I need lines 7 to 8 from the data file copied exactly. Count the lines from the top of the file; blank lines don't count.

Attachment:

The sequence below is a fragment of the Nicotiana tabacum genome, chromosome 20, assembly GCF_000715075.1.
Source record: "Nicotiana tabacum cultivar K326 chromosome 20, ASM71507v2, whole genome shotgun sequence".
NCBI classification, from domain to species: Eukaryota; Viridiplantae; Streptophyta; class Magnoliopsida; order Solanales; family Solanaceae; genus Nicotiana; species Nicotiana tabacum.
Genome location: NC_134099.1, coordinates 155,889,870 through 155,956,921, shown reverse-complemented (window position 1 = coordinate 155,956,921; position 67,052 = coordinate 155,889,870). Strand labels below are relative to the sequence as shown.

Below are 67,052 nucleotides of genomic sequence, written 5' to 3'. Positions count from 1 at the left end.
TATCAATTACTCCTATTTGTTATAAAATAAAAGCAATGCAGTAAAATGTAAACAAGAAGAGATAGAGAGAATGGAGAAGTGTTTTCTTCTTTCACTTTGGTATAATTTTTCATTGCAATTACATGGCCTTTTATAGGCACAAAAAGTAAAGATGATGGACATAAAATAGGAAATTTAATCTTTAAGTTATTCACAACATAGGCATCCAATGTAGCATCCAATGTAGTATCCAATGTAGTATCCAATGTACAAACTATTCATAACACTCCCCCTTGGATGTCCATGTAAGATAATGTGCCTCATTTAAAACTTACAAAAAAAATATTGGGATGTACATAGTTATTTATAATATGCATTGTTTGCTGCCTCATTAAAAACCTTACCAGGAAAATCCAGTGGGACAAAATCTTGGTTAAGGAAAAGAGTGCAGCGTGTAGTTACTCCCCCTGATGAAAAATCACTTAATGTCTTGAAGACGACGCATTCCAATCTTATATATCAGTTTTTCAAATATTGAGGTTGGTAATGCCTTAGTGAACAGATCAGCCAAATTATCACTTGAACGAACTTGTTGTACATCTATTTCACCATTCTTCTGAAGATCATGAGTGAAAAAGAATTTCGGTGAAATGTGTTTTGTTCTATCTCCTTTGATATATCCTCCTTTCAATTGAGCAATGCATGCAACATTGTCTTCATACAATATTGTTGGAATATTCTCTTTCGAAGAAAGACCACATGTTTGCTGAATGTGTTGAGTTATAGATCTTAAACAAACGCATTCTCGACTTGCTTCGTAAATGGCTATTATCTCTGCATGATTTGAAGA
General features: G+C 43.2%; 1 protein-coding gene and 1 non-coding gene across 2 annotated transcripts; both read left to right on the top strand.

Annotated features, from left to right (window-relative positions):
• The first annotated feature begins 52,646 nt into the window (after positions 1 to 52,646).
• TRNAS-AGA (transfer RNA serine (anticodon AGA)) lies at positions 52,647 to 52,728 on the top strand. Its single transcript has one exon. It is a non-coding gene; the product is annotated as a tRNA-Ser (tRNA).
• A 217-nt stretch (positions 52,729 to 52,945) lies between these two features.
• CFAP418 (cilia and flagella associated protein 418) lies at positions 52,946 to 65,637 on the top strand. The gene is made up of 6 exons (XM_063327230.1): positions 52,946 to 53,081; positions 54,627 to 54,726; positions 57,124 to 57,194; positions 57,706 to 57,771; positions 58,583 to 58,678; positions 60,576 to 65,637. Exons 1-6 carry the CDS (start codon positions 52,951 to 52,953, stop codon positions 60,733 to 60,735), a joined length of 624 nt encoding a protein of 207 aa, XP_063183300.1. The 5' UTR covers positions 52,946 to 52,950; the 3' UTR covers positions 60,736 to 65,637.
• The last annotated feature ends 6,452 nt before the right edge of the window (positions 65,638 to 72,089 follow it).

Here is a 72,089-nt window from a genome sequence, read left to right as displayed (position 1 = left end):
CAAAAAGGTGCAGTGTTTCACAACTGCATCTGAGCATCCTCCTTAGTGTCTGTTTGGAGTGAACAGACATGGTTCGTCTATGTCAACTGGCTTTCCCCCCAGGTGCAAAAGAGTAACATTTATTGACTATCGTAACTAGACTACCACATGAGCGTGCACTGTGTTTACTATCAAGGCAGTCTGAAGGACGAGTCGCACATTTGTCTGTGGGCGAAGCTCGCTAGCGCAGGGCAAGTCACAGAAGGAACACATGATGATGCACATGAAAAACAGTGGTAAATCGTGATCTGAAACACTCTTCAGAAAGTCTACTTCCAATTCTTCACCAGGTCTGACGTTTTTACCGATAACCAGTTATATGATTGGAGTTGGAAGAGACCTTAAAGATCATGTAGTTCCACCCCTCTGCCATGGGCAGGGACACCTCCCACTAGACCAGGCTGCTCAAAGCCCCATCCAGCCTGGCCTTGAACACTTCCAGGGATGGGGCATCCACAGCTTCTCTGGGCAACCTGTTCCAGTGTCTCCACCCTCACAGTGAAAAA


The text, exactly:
General features: G+C 43.2%; 1 protein-coding gene and 1 non-coding gene across 2 annotated transcripts; both read left to right on the top strand.

Annotated features, from left to right (window-relative positions):